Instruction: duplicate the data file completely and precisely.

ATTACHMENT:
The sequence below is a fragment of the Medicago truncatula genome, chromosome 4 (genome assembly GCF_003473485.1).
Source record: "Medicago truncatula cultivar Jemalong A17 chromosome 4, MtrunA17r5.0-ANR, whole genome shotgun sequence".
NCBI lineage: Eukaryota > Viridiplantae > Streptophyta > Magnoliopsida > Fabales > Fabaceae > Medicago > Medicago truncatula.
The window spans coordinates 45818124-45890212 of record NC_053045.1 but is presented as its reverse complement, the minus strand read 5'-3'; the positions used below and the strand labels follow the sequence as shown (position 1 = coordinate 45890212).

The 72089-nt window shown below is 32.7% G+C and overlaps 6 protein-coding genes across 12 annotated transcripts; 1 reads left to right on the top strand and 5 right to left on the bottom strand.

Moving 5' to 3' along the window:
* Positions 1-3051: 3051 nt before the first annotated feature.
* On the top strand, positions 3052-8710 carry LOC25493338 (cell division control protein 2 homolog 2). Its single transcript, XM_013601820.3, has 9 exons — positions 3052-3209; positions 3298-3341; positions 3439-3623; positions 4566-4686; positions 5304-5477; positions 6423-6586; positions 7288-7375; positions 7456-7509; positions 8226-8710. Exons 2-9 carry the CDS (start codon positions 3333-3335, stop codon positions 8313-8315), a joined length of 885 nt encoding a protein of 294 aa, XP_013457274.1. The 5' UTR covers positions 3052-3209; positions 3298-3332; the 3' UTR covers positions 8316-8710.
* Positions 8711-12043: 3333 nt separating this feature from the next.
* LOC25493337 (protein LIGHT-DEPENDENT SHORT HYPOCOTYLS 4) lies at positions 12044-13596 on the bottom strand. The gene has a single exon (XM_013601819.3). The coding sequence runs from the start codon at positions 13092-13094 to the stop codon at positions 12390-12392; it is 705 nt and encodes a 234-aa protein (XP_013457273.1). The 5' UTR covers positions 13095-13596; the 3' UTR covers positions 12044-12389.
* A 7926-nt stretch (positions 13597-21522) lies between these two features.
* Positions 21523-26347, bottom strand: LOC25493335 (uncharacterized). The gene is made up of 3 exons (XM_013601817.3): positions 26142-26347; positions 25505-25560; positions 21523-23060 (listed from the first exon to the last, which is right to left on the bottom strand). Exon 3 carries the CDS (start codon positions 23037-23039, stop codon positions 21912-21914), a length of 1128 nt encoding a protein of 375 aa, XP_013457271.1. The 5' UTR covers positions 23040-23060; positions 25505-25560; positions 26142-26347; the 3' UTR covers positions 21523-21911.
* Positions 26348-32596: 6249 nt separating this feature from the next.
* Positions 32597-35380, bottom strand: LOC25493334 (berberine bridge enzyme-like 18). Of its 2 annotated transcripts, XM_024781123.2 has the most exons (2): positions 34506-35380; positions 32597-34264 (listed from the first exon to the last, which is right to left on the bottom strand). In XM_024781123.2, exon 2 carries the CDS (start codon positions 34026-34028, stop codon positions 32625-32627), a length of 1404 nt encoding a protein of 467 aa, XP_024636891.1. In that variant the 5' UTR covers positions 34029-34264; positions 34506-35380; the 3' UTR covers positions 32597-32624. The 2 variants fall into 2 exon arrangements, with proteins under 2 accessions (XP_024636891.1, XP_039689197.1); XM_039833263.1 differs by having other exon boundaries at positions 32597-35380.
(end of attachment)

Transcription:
The sequence below is a fragment of the Medicago truncatula genome, chromosome 4 (genome assembly GCF_003473485.1).
Source record: "Medicago truncatula cultivar Jemalong A17 chromosome 4, MtrunA17r5.0-ANR, whole genome shotgun sequence".
NCBI lineage: Eukaryota > Viridiplantae > Streptophyta > Magnoliopsida > Fabales > Fabaceae > Medicago > Medicago truncatula.
The window spans coordinates 45818124-45890212 of record NC_053045.1 but is presented as its reverse complement, the minus strand read 5'-3'; the positions used below and the strand labels follow the sequence as shown (position 1 = coordinate 45890212).

The 72089-nt window shown below is 32.7% G+C and overlaps 6 protein-coding genes across 12 annotated transcripts; 1 reads left to right on the top strand and 5 right to left on the bottom strand.

Moving 5' to 3' along the window:
* Positions 1-3051: 3051 nt before the first annotated feature.
* On the top strand, positions 3052-8710 carry LOC25493338 (cell division control protein 2 homolog 2). Its single transcript, XM_013601820.3, has 9 exons — positions 3052-3209; positions 3298-3341; positions 3439-3623; positions 4566-4686; positions 5304-5477; positions 6423-6586; positions 7288-7375; positions 7456-7509; positions 8226-8710. Exons 2-9 carry the CDS (start codon positions 3333-3335, stop codon positions 8313-8315), a joined length of 885 nt encoding a protein of 294 aa, XP_013457274.1. The 5' UTR covers positions 3052-3209; positions 3298-3332; the 3' UTR covers positions 8316-8710.
* Positions 8711-12043: 3333 nt separating this feature from the next.
* LOC25493337 (protein LIGHT-DEPENDENT SHORT HYPOCOTYLS 4) lies at positions 12044-13596 on the bottom strand. The gene has a single exon (XM_013601819.3). The coding sequence runs from the start codon at positions 13092-13094 to the stop codon at positions 12390-12392; it is 705 nt and encodes a 234-aa protein (XP_013457273.1). The 5' UTR covers positions 13095-13596; the 3' UTR covers positions 12044-12389.
* A 7926-nt stretch (positions 13597-21522) lies between these two features.
* Positions 21523-26347, bottom strand: LOC25493335 (uncharacterized). The gene is made up of 3 exons (XM_013601817.3): positions 26142-26347; positions 25505-25560; positions 21523-23060 (listed from the first exon to the last, which is right to left on the bottom strand). Exon 3 carries the CDS (start codon positions 23037-23039, stop codon positions 21912-21914), a length of 1128 nt encoding a protein of 375 aa, XP_013457271.1. The 5' UTR covers positions 23040-23060; positions 25505-25560; positions 26142-26347; the 3' UTR covers positions 21523-21911.
* Positions 26348-32596: 6249 nt separating this feature from the next.
* Positions 32597-35380, bottom strand: LOC25493334 (berberine bridge enzyme-like 18). Of its 2 annotated transcripts, XM_024781123.2 has the most exons (2): positions 34506-35380; positions 32597-34264 (listed from the first exon to the last, which is right to left on the bottom strand). In XM_024781123.2, exon 2 carries the CDS (start codon positions 34026-34028, stop codon positions 32625-32627), a length of 1404 nt encoding a protein of 467 aa, XP_024636891.1. In that variant the 5' UTR covers positions 34029-34264; positions 34506-35380; the 3' UTR covers positions 32597-32624. The 2 variants fall into 2 exon arrangements, with proteins under 2 accessions (XP_024636891.1, XP_039689197.1); XM_039833263.1 differs by having other exon boundaries at positions 32597-35380.